Welcome to Pain Talking
Below is a selection of podcasts and videos of Richmond, The Pain Coach, talking about pain and moving on to live a fulfilling life.
Dan says, “In this episode, I speak with pain physiotherapist and pain coach Richmond Stace. Richmond became interested in the area of pain while working as a nurse in his younger years. He went on to obtain a rehabilitation and science degree, a physiotherapy degree and a Masters in pain science at King’s College London. He then jointly set up Understand Pain – a social enterprise that aims to help society have a greater understanding of pain and what can be done to improve our lives.”
20 rolling slides, 15 seconds a slide…..ready, go!
Interviewed by Dr Glenn P Wallis: “We have all experienced pain in its many forms: Physical, mental and emotional. What we are often less good at is truly acknowledging the pain for what it is and then understanding how we can best act upon it. In this episode, expert in the science and understanding of Pain, Richmond Stace and I discuss why being able to recognise, appreciate and manage pain is such an important aspect in order to help you lead your Self and others even more successfully.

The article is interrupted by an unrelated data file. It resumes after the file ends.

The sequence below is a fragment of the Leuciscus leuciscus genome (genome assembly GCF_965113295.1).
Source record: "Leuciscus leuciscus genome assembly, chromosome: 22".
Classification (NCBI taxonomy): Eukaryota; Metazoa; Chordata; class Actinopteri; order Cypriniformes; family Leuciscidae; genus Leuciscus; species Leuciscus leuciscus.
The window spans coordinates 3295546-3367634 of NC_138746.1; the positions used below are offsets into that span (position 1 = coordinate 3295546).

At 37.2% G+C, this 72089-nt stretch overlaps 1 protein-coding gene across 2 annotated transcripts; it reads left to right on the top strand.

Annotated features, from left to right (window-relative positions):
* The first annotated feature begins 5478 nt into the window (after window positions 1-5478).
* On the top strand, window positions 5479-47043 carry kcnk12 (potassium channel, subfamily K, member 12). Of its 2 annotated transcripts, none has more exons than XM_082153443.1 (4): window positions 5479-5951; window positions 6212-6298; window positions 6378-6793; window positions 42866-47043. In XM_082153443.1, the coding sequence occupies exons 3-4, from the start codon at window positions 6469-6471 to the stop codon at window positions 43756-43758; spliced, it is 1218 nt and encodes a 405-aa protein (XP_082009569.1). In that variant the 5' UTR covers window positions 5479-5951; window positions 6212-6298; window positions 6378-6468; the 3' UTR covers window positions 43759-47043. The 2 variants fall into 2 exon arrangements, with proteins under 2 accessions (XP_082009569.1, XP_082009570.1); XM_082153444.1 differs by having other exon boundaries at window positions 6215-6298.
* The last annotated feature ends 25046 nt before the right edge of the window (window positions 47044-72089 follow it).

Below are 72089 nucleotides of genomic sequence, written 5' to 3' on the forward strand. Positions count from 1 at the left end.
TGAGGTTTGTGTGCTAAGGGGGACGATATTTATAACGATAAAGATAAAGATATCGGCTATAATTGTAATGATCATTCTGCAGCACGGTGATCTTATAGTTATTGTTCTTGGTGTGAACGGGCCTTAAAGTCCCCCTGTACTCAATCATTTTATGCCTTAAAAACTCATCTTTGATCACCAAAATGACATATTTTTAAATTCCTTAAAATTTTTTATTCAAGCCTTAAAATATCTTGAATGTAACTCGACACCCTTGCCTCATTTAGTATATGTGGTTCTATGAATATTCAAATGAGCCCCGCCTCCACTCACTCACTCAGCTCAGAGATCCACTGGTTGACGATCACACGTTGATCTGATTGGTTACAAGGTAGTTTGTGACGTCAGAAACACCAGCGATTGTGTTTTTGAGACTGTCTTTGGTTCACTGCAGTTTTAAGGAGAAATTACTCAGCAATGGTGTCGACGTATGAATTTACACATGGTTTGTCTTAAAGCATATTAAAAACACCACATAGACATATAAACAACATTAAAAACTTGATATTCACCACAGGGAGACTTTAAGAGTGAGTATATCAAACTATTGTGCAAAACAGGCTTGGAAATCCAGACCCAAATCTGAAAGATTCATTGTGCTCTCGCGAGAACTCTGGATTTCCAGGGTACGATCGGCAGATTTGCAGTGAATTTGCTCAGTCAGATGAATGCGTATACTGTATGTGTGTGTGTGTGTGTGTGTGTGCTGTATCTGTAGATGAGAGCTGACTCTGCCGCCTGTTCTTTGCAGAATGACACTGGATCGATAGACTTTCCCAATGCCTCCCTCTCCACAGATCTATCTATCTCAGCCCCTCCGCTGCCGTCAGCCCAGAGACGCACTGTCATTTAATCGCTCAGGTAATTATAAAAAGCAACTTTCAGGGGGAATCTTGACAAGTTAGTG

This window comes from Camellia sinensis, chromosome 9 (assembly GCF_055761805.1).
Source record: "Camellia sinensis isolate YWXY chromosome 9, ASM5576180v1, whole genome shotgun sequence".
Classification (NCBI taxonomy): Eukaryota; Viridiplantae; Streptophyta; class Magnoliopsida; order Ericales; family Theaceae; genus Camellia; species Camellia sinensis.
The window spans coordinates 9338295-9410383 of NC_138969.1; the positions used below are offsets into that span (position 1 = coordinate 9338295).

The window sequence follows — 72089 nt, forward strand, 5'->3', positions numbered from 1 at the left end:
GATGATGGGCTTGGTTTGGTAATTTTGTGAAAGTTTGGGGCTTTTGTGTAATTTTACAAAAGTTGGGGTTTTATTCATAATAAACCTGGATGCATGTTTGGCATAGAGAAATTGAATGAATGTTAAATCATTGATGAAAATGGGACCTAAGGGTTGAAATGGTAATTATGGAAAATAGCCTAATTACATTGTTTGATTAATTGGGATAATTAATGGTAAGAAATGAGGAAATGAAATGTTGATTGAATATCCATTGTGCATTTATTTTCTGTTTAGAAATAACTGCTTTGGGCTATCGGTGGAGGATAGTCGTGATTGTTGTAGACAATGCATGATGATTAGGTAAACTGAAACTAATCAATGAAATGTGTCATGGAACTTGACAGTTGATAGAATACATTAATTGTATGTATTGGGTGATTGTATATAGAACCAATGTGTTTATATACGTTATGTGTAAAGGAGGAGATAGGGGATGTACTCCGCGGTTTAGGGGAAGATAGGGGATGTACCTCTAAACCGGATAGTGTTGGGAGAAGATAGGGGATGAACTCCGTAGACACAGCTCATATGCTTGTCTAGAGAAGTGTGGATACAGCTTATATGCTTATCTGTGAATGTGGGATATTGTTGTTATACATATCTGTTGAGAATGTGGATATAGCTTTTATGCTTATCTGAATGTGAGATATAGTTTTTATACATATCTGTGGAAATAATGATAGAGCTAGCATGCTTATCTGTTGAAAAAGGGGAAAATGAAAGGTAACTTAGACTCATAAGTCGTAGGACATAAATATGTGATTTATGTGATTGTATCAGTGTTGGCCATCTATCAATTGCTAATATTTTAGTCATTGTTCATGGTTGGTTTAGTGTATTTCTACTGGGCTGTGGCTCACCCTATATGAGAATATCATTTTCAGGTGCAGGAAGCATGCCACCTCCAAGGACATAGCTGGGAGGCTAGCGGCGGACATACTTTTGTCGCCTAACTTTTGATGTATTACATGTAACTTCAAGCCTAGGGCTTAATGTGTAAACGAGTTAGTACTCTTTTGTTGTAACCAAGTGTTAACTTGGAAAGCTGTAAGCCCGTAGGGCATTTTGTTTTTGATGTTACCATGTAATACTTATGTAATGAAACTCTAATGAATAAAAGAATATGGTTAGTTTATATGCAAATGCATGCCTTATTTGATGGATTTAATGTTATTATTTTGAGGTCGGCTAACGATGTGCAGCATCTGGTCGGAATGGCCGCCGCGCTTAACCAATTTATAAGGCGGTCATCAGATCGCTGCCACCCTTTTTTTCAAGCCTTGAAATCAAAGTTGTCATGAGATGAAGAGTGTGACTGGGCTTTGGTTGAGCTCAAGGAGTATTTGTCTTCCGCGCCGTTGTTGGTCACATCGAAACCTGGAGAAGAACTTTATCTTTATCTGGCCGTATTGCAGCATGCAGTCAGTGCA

Richmond explores the importance of mindfulness in relation to pain and our responses to it; the connectedness between physical, mental and emotional pain and what leaders can do to help themselves and others perform better by understanding pain more fully.”
This is an exciting and challenging way to deliver a message: 5 minutes, 20 rolling slides out of your control. On this occasion I am talking about the cost of pain to business.
In Jeff’s words: ‘On this episode I interview Richmond Stace the Pain Coach and one of the co-founders behind Understand Pain. Richmond is a Chartered Physiotherapist specialising in treating and coaching people to manage and overcome their pain. His purpose is to improve the world by reducing the suffering caused by chronic pain, measured by people living their best lives. His vision is a world that understands pain, which would mean less suffering and more living.’